The issue here is that storing bread in the refrigerator might dry it out or allow it to absorb moisture and grow mold earlier. Both are possible if your bread isn’t sealed properly.

To fix that, you need a freezer bag or an airtight container to store the bread in. If it’s sealed properly, you can expect it to last a couple more days than it keeps on the counter.

Check if there’s any visible moisture in the bag or container, and wipe it with a paper towel or kitchen towel. Otherwise, that moisture might help the bread go moldy faster.

Truth be told, I never store bread in the fridge. Instead, I go with the current loaf sits on the counter, and any extra loaf of bread waits in the freezer combo.

Bread top closeup
Bread top closeup

Storing Bread In The Freezer

The freezer is the perfect place to store any bread that might go stale instead. Furthermore, freezing bread takes only a few minutes, so there’s no excuse for not doing it.

Here’s what you should do:

  1. Slice your bread. Freezing slices makes things easy later on – you can quickly grab and defrost a couple of slices instead of struggling to cut into a frozen loaf.
  2. Put the slices into a freezer bag. Frozen slices don’t really stick together – you can pull a few no problem without defrosting the whole thing. Add a label if you like.
  3. Place the bag in the freezer.

That’s it. The bread retains quality for 3+ months in the freezer.

Slivers of butter on bread
Slivers of butter on bread

If you need to defrost frozen bread, here are your options:

  • Leave the slices on the counter. Make sure they’re not sticking together so that the area exposed to room temperature is the largest. This way, bread defrosts between 20 minutes and an hour, depending on its ingredients and thickness. The same process works for thawing tortillas.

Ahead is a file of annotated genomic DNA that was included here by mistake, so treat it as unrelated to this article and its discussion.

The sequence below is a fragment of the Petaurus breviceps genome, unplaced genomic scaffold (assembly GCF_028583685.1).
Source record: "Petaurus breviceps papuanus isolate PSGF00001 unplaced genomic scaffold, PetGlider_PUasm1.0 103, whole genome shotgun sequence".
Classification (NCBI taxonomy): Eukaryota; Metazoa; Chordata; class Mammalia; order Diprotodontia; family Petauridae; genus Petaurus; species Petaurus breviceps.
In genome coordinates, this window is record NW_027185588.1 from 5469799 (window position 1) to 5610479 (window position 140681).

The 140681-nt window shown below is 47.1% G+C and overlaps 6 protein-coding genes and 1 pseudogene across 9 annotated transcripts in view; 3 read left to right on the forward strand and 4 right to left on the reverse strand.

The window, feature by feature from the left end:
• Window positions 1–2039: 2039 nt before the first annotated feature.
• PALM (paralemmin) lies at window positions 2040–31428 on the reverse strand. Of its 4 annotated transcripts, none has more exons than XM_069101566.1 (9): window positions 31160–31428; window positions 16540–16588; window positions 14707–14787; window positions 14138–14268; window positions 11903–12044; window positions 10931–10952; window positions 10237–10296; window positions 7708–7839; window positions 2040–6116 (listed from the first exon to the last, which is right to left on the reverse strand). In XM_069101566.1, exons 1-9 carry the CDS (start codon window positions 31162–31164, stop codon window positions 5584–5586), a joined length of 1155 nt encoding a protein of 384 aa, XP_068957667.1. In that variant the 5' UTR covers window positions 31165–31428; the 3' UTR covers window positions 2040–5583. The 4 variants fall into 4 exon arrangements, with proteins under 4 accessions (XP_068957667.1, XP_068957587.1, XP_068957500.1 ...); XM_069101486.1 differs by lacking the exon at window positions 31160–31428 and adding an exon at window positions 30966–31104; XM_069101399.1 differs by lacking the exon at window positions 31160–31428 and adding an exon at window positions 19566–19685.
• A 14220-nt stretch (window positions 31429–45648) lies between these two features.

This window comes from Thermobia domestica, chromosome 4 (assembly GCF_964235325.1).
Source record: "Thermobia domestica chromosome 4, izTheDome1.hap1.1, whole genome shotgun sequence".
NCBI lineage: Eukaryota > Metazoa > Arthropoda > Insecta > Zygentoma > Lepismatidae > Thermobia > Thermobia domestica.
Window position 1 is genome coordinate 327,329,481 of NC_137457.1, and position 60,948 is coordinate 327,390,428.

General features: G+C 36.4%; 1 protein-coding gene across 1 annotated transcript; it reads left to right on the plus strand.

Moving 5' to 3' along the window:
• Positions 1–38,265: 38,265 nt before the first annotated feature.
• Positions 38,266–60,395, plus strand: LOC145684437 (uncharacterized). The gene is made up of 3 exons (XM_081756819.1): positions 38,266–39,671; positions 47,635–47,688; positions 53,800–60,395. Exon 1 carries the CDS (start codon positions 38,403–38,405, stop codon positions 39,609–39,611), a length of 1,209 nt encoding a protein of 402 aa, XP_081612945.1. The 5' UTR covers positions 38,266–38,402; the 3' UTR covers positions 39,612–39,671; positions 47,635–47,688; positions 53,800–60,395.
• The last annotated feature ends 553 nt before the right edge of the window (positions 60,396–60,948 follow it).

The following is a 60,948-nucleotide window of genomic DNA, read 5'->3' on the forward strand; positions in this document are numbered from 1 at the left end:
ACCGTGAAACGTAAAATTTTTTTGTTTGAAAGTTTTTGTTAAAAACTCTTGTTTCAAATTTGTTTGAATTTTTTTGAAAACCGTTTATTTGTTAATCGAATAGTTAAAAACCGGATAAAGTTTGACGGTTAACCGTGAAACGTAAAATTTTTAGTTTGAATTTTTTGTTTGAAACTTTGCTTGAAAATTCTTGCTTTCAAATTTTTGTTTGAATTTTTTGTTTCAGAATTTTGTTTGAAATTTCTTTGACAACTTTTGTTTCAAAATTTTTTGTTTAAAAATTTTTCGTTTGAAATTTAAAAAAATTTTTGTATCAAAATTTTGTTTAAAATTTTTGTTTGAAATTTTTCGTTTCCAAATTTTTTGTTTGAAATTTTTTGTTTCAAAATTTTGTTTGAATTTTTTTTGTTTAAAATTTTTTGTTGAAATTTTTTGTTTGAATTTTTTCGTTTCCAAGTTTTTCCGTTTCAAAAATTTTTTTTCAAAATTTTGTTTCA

• Toast frozen slices. Grab as many slices as you need, and thaw and reheat them in a toaster. This whole procedure takes only a couple of minutes, and you can do it while prepping other ingredients. If you love toasted bread (like I do), that’s your go-to option.

If you don’t like toasted bread slices, let your toaster warm up, and then power it off. The warmth will defrost your bread in a couple of minutes.

Bread on a cutting board
Bread on a cutting board

How To Tell If Bread Has Gone Bad

Not sure if your bread is safe to eat or not? Do the following:

  • Look for mold. If you notice any fuzzy spots (most likely white, green, or black), that bread is done for. And by that I mean the rest of the loaf, not only the moldy area. Scraping mold off bread is not an option.
  • Give it a whiff. If it smells off (in any way), get rid of it.
  • Taste it. If everything until now seems to be okay, it’s time to give that old bread a try. If it tastes bad or the texture is off, throw it out. Otherwise, it’s your call on whether it’s good enough to eat or not.

What about stale bread? Stale bread is okay safety-wise but not the best taste-wise. It’s up to you whether you’re going to consume it or not.

I usually toast any bread that’s older than 3 days and find that old toasted bread quite palatable. If you’re into toasts, give it a go. If not, it’s always worth a try. The worst-case scenario is that you’re going to discard that bread anyway.

Panini with mozzarella
Panini with mozzarella. My first try – don’t judge.

Summary

  • You can store bread on the counter, in the fridge, and in the freezer. If you’re going to freeze your bread, slice it first.
  • Bread usually lasts 4 to 5 days on the counter, a few more days in the refrigerator, and a couple of months in the freezer.
  • Discard bread that’s moldy or smells off.
  • You can use stale bread for breadcrumbs or bread pudding. Or toast it to freshen it up a bit.